It was Sunday’s second race, and Torres looked to be the winner aboard Happy Fella with a 16th of a mile to go. But Bold Shot was closing quickly from last under Court, nailing Torres on the final stride to prevail by a nose and for a $32.40 win mutuel.
Bold Shot was the third of four straight mounts that the 54-year-old Court has won at Churchill Downs – all at attractive odds
The streak started with the Vicki Oliver-trained Frivolous capturing Saturday night’s $200,000, Grade II Fleur de Lis Handicap at odds of 32-1, with Court then taking the nightcap by a head with 8-1 Hat of Jacks. He swept his two mounts Sunday, on 15-1 Bold Shot and 10-1 Honey Lake, who won the featured $62,800, 1 1/2-mile grass allowance race by three-quarters of length under a masterful front-running ride.
“I’m fortunate that I ride for some of my favorite people, and sometimes that’s where the magic happens, regardless of what the numbers say,” Court said. “I’ve been just Steady Jon. Like that old horse, you see the stars come and go, and that old hard-knocking horse who carries the barn is still there – reliable. That’s been my claim to fame, reliability.”
Court’s 15 victories heading into Thursday rank eighth at Churchill’s spring meet. It comes after a strong fall meet, capped by Frivolous winning the Grade II Falls City at 19-1, to end a 2014 season where Court missed almost five months from a Derby Day spill that left him with a mangled right hand.
But thanks to renowned surgeon Joseph Kutz’s efforts to reconstruct the hand and Court’s diligent rehabilitation, the jockey is back and continues to buck the odds. In fact, his $20.40 average win payoff easily tops the meet leaders this spring.
“You only get better with age, and he’s proving it,” said the 46-year-old Torres, whose 18 wins are fifth in the standings. “My hat’s off to him. In this business, if you’re able to ride 10 years, you’re doing great. He’s been riding 30-something years, and I’m close to riding 30.
“As long as he doesn’t act his age, he’s fine.”
Court, winner of 3,894 races dating to 1980, also is fine with the AARP jokes.
“They talk about senior citizen and stuff,” said Court, a father of four. “My kids have been doing it forever. When I take them to a movie, they say, ‘He gets the senior citizen discount.’ The lady never questions it. Bam! I get two bucks off.”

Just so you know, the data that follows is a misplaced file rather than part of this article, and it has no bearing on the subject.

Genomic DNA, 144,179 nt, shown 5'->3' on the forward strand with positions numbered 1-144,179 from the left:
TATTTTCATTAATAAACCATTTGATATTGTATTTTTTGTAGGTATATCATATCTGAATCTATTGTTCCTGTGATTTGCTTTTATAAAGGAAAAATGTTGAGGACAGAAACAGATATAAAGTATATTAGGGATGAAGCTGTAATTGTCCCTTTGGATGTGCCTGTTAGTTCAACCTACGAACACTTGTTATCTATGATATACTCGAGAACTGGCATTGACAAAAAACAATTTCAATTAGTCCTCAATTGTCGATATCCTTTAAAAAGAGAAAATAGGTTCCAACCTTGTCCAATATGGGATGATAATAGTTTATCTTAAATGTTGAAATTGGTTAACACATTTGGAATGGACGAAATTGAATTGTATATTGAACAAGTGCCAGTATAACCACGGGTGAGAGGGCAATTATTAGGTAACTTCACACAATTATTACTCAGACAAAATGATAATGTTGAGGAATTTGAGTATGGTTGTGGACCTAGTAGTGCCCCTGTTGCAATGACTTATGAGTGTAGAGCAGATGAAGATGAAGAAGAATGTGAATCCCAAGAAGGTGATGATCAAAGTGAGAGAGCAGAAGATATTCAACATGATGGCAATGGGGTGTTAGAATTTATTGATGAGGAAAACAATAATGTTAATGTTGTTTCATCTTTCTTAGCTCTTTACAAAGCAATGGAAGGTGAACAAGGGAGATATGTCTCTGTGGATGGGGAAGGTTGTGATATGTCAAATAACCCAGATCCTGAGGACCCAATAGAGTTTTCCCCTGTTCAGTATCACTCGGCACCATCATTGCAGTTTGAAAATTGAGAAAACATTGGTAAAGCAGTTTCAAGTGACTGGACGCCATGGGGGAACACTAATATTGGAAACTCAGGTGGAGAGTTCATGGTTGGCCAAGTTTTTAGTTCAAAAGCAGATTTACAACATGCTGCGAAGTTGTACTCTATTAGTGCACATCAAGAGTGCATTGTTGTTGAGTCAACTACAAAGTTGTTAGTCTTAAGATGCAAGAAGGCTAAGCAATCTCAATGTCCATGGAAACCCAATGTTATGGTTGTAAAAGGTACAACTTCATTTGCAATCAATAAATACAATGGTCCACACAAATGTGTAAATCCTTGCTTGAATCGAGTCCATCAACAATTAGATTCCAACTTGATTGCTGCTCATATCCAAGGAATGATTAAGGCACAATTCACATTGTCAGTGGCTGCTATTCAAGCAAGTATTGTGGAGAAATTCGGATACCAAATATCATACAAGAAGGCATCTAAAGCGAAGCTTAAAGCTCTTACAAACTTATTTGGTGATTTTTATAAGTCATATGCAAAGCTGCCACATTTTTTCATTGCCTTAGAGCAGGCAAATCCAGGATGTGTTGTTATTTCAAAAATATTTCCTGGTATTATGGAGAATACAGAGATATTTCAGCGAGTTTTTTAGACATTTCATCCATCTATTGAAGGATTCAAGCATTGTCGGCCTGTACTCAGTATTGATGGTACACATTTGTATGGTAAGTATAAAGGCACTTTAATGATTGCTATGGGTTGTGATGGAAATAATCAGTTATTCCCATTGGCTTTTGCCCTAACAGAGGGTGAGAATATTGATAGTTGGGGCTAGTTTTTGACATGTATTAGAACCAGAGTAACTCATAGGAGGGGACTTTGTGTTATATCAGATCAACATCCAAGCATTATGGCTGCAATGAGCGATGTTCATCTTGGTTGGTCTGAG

Court says he feels so good at 54 that on non-racing days he often goes to Highpointe training center near LaGrange, Ky. to work preparing 2-year-old horses with his in-laws (he’s married to trainer Jinks Fires’ daughter Krystal), as well as his son Justin.
“I’ll continue to ride as long as I can,” he said. “I want to finish up gracefully. But at the same time, (I) hope I can continue to ride where I desire to ride, where I’m not forced out, such as by Father Time or the changes in the industry.”
The Twitter feed Racing Stats & Info (@GaryDougherty) calls Frivolous’ Fleur de Lis the second-biggest upset in a graded stakes this year, trailing only 42-1 Si Sage in Santa Anita’s Last Tycoon in April.
Frivolous, a daughter of 2003 Belmont winner Empire Maker, started 2015 with a sixth-place finish at Keeneland, though losing by only a few lengths. But in the Grade I La Troienne on Churchill Downs’ Kentucky Oaks card, she was never in the hunt and wound up ninth, losing by 20 lengths.
“She just kind of ran flat there for a couple of races,” Court said. “Then Saturday, she was correct and standing alert in the paddock, not sweating. It was beautiful. The last time she came over, she was nervous and sweaty.”
The Fleur de Lis was extra huge for Frivolous, because the victory gave her an automatic berth in the $2 million Breeders’ Cup Distaff Oct. 30 at Keeneland – the Olivers’ home base – with her entry fees paid under the Breeders’ Cup’s “Win and You’re In” challenge series.
“I’m not sure what happened on Oaks Day … and the next day she came up with a little temperature,” said Oliver, who trains alongside her husband Philip. “I thought she was going to run a race Oaks Day like she did (Saturday) night. It couldn’t have worked out any better. It’s really nice to get a ‘Win and You’re In’ this early in the year. Because you’re able to map out getting there a little bit easier as well.”
Frivolous, owned by Vicki Oliver’s father, G. Watts Humphrey, could race next in the Delaware Handicap on July 18 or Saratoga’s Aug. 29 Personal Ensign, both worth $750,000.
“Jon most likely will be riding her wherever we send her,” Oliver said. “We’ve had a lot of luck with Jon. The first time he ever rode for us was in a stakes at Ellis Park (the 2011 Ellis Park Turf on 9-1 Abuela). He won, and we’ve been riding him ever since.”